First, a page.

In one easy to read over and neglect passage, Ittai the Gittite, a foreigner who along with his entourage has just come to visit the king. He now flees with the king and palace staff, wives and supporters. David orders him to return home where he will be safe, but in words very reminiscent of Ruth to her mother-in-law Naomi, Ittai says, “As the Lord lives, and as my lord the king lives, wherever my lord the king may be, whether for death or for life, there also your servant will be.” (2 Sam. 15:21) The great irony is that a stranger who has only recently come to visit the king offers words that one might expect the king’s own son to utter, while Absalom now seeks the downfall of his father and his father’s kingdom.
As another sign of David’s complete transformation from a man of strength with a strong moral compass, David orders the Ark of the Covenant to be brought back to the city of Jerusalem, which will soon be sacked. The man, who once saw his role as the protectorate of the Ten Commandments housed in the Ark, has now broken them and is no longer bound to follow or promote them for others.
Ever the insightful politician and plotter, David is not without resources, supporters and options. When Hushai the Archite offers his support, David urges him to go to Jerusalem and pretend to join the defectors who support Absalom. Worried that his trusted advisor Ahithophel will give Absalom insights into how to destroy his kingdom, David believes that Hushai can neutralize Ahithopel’s advice. David thus plants a mole at the highest level of Absalom’s rebellious new government.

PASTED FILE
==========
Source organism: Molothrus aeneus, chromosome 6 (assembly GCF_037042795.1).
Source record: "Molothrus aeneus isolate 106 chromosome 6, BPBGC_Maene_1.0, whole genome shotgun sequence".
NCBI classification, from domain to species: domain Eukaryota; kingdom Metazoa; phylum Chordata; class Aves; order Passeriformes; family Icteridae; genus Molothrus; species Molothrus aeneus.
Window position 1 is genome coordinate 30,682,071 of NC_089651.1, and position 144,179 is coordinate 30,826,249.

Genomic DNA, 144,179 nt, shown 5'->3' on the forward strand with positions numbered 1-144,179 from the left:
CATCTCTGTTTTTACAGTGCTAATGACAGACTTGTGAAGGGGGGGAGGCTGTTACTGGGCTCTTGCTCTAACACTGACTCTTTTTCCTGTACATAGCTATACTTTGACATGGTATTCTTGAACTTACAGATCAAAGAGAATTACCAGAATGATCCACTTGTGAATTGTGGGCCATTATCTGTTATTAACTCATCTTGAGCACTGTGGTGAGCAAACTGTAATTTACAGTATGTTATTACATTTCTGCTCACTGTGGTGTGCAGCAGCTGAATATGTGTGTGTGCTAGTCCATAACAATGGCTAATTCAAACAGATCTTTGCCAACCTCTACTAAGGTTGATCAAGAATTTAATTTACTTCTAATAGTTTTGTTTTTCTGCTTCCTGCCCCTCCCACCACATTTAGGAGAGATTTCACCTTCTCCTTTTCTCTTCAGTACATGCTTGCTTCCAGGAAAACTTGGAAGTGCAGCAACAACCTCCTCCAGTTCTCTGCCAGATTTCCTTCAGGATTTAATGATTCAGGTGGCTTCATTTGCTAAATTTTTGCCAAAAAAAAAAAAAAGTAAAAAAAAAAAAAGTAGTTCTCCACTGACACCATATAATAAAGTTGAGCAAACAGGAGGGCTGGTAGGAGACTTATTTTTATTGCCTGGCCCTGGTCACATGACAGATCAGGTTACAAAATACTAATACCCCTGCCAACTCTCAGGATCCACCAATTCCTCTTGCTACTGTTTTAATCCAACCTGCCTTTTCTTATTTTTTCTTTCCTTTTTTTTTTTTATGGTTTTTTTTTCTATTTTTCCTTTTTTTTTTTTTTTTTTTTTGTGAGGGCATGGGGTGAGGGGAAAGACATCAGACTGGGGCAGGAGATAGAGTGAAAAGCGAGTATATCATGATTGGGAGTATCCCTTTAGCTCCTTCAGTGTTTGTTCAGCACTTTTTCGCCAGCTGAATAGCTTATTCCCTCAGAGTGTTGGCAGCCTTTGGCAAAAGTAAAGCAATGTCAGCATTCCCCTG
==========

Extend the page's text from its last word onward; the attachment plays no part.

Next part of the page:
There is only one question remaining. Where is Scandal’s Olivia Pope when you need her? King David has a royal mess on his hands. He needs a spin-master and trouble-shooter to put the kingdom back in order. Perhaps 2 Samuel is closer to reality than Dever and others might imagine.
This psalm is refreshing. First, we read a poetic line that may cause us to reflect deeply upon our own lives as we read, “The Lord knows our thoughts, that they are but an empty breath.” (Ps. 94:11) We often get worked up over the smallest of things. In looking back over what so angered or troubled us, we are apt to realize that we could have handled the situation much better. Much of the things that we worry about today will be seen in time to have been very manageable and not worth the anger, worry or fear that we have allowed to be stirred up within us.